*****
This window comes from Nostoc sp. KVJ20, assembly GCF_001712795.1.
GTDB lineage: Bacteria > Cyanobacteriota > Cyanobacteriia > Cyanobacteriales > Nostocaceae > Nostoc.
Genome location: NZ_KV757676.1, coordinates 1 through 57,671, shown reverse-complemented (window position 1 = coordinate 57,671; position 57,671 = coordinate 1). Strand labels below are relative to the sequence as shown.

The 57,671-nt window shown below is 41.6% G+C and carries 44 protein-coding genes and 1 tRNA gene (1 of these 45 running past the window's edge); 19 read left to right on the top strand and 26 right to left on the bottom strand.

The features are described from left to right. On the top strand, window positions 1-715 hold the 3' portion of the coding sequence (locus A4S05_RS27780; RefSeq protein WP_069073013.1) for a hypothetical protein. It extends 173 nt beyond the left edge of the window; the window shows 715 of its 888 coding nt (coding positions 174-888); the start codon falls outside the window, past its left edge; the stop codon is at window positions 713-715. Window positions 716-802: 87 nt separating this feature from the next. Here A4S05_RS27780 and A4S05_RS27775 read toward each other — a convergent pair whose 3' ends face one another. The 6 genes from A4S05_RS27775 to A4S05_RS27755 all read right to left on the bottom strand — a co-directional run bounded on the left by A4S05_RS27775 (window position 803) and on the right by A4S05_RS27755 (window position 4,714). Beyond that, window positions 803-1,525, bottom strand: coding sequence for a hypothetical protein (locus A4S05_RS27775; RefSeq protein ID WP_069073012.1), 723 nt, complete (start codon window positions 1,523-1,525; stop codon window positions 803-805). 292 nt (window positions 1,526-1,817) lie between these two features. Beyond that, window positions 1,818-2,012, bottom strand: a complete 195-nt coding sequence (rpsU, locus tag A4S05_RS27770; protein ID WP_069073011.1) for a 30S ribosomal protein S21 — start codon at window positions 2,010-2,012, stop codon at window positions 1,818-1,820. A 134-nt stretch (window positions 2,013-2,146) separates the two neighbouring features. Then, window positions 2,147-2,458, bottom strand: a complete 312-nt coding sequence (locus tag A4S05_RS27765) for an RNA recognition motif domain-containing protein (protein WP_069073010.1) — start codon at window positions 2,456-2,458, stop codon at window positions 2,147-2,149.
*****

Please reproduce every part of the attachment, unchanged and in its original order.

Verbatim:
This window comes from Nostoc sp. KVJ20, assembly GCF_001712795.1.
GTDB lineage: Bacteria > Cyanobacteriota > Cyanobacteriia > Cyanobacteriales > Nostocaceae > Nostoc.
Genome location: NZ_KV757676.1, coordinates 1 through 57,671, shown reverse-complemented (window position 1 = coordinate 57,671; position 57,671 = coordinate 1). Strand labels below are relative to the sequence as shown.

The 57,671-nt window shown below is 41.6% G+C and carries 44 protein-coding genes and 1 tRNA gene (1 of these 45 running past the window's edge); 19 read left to right on the top strand and 26 right to left on the bottom strand.

The features are described from left to right. On the top strand, window positions 1-715 hold the 3' portion of the coding sequence (locus A4S05_RS27780; RefSeq protein WP_069073013.1) for a hypothetical protein. It extends 173 nt beyond the left edge of the window; the window shows 715 of its 888 coding nt (coding positions 174-888); the start codon falls outside the window, past its left edge; the stop codon is at window positions 713-715. Window positions 716-802: 87 nt separating this feature from the next. Here A4S05_RS27780 and A4S05_RS27775 read toward each other — a convergent pair whose 3' ends face one another. The 6 genes from A4S05_RS27775 to A4S05_RS27755 all read right to left on the bottom strand — a co-directional run bounded on the left by A4S05_RS27775 (window position 803) and on the right by A4S05_RS27755 (window position 4,714). Beyond that, window positions 803-1,525, bottom strand: coding sequence for a hypothetical protein (locus A4S05_RS27775; RefSeq protein ID WP_069073012.1), 723 nt, complete (start codon window positions 1,523-1,525; stop codon window positions 803-805). 292 nt (window positions 1,526-1,817) lie between these two features. Beyond that, window positions 1,818-2,012, bottom strand: a complete 195-nt coding sequence (rpsU, locus tag A4S05_RS27770; protein ID WP_069073011.1) for a 30S ribosomal protein S21 — start codon at window positions 2,010-2,012, stop codon at window positions 1,818-1,820. A 134-nt stretch (window positions 2,013-2,146) separates the two neighbouring features. Then, window positions 2,147-2,458, bottom strand: a complete 312-nt coding sequence (locus tag A4S05_RS27765) for an RNA recognition motif domain-containing protein (protein WP_069073010.1) — start codon at window positions 2,456-2,458, stop codon at window positions 2,147-2,149.